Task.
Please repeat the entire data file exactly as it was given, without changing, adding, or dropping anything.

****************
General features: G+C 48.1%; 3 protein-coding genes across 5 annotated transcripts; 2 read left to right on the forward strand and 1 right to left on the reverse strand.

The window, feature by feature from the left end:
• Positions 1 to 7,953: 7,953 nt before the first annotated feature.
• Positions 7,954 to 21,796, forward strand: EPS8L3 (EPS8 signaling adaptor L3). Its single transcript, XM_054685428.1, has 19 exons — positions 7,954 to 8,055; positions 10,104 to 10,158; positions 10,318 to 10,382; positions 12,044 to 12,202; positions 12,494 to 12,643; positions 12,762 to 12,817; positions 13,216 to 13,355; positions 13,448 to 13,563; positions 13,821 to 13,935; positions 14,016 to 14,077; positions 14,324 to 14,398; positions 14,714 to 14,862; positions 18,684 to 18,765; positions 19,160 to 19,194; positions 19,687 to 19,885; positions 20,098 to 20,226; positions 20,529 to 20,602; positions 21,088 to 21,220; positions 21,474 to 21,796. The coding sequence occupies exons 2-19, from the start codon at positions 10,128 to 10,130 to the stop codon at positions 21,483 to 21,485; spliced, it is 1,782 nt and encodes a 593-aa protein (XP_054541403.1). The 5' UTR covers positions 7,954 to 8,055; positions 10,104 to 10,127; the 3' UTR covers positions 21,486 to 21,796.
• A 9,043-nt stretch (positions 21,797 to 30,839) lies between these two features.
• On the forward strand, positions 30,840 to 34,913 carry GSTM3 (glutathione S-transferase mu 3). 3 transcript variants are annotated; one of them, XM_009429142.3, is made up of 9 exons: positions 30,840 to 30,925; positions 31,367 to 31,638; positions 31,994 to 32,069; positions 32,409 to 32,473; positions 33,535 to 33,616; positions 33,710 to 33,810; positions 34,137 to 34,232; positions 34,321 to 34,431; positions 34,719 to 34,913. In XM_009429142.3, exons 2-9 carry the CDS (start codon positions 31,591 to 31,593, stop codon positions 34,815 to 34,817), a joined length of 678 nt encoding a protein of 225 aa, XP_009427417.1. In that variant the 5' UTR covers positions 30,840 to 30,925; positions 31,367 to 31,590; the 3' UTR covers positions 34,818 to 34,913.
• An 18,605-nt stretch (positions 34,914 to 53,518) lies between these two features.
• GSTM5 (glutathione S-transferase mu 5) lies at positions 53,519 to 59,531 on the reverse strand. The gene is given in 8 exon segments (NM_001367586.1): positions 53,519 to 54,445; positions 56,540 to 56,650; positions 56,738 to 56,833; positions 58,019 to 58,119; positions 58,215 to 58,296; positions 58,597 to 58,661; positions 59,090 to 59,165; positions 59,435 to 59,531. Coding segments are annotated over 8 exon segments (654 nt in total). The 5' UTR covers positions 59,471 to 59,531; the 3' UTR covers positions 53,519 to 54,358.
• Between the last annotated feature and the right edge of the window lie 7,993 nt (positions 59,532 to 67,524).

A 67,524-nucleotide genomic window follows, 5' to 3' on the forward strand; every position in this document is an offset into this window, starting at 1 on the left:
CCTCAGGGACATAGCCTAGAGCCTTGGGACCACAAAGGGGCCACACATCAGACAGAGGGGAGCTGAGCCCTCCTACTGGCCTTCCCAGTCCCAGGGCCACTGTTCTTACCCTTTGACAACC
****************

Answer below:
General features: G+C 48.1%; 3 protein-coding genes across 5 annotated transcripts; 2 read left to right on the forward strand and 1 right to left on the reverse strand.

The window, feature by feature from the left end:
• Positions 1 to 7,953: 7,953 nt before the first annotated feature.
• Positions 7,954 to 21,796, forward strand: EPS8L3 (EPS8 signaling adaptor L3). Its single transcript, XM_054685428.1, has 19 exons — positions 7,954 to 8,055; positions 10,104 to 10,158; positions 10,318 to 10,382; positions 12,044 to 12,202; positions 12,494 to 12,643; positions 12,762 to 12,817; positions 13,216 to 13,355; positions 13,448 to 13,563; positions 13,821 to 13,935; positions 14,016 to 14,077; positions 14,324 to 14,398; positions 14,714 to 14,862; positions 18,684 to 18,765; positions 19,160 to 19,194; positions 19,687 to 19,885; positions 20,098 to 20,226; positions 20,529 to 20,602; positions 21,088 to 21,220; positions 21,474 to 21,796. The coding sequence occupies exons 2-19, from the start codon at positions 10,128 to 10,130 to the stop codon at positions 21,483 to 21,485; spliced, it is 1,782 nt and encodes a 593-aa protein (XP_054541403.1). The 5' UTR covers positions 7,954 to 8,055; positions 10,104 to 10,127; the 3' UTR covers positions 21,486 to 21,796.
• A 9,043-nt stretch (positions 21,797 to 30,839) lies between these two features.
• On the forward strand, positions 30,840 to 34,913 carry GSTM3 (glutathione S-transferase mu 3). 3 transcript variants are annotated; one of them, XM_009429142.3, is made up of 9 exons: positions 30,840 to 30,925; positions 31,367 to 31,638; positions 31,994 to 32,069; positions 32,409 to 32,473; positions 33,535 to 33,616; positions 33,710 to 33,810; positions 34,137 to 34,232; positions 34,321 to 34,431; positions 34,719 to 34,913. In XM_009429142.3, exons 2-9 carry the CDS (start codon positions 31,591 to 31,593, stop codon positions 34,815 to 34,817), a joined length of 678 nt encoding a protein of 225 aa, XP_009427417.1. In that variant the 5' UTR covers positions 30,840 to 30,925; positions 31,367 to 31,590; the 3' UTR covers positions 34,818 to 34,913.
• An 18,605-nt stretch (positions 34,914 to 53,518) lies between these two features.
• GSTM5 (glutathione S-transferase mu 5) lies at positions 53,519 to 59,531 on the reverse strand. The gene is given in 8 exon segments (NM_001367586.1): positions 53,519 to 54,445; positions 56,540 to 56,650; positions 56,738 to 56,833; positions 58,019 to 58,119; positions 58,215 to 58,296; positions 58,597 to 58,661; positions 59,090 to 59,165; positions 59,435 to 59,531. Coding segments are annotated over 8 exon segments (654 nt in total). The 5' UTR covers positions 59,471 to 59,531; the 3' UTR covers positions 53,519 to 54,358.
• Between the last annotated feature and the right edge of the window lie 7,993 nt (positions 59,532 to 67,524).

A 67,524-nucleotide genomic window follows, 5' to 3' on the forward strand; every position in this document is an offset into this window, starting at 1 on the left:
CCTCAGGGACATAGCCTAGAGCCTTGGGACCACAAAGGGGCCACACATCAGACAGAGGGGAGCTGAGCCCTCCTACTGGCCTTCCCAGTCCCAGGGCCACTGTTCTTACCCTTTGACAACC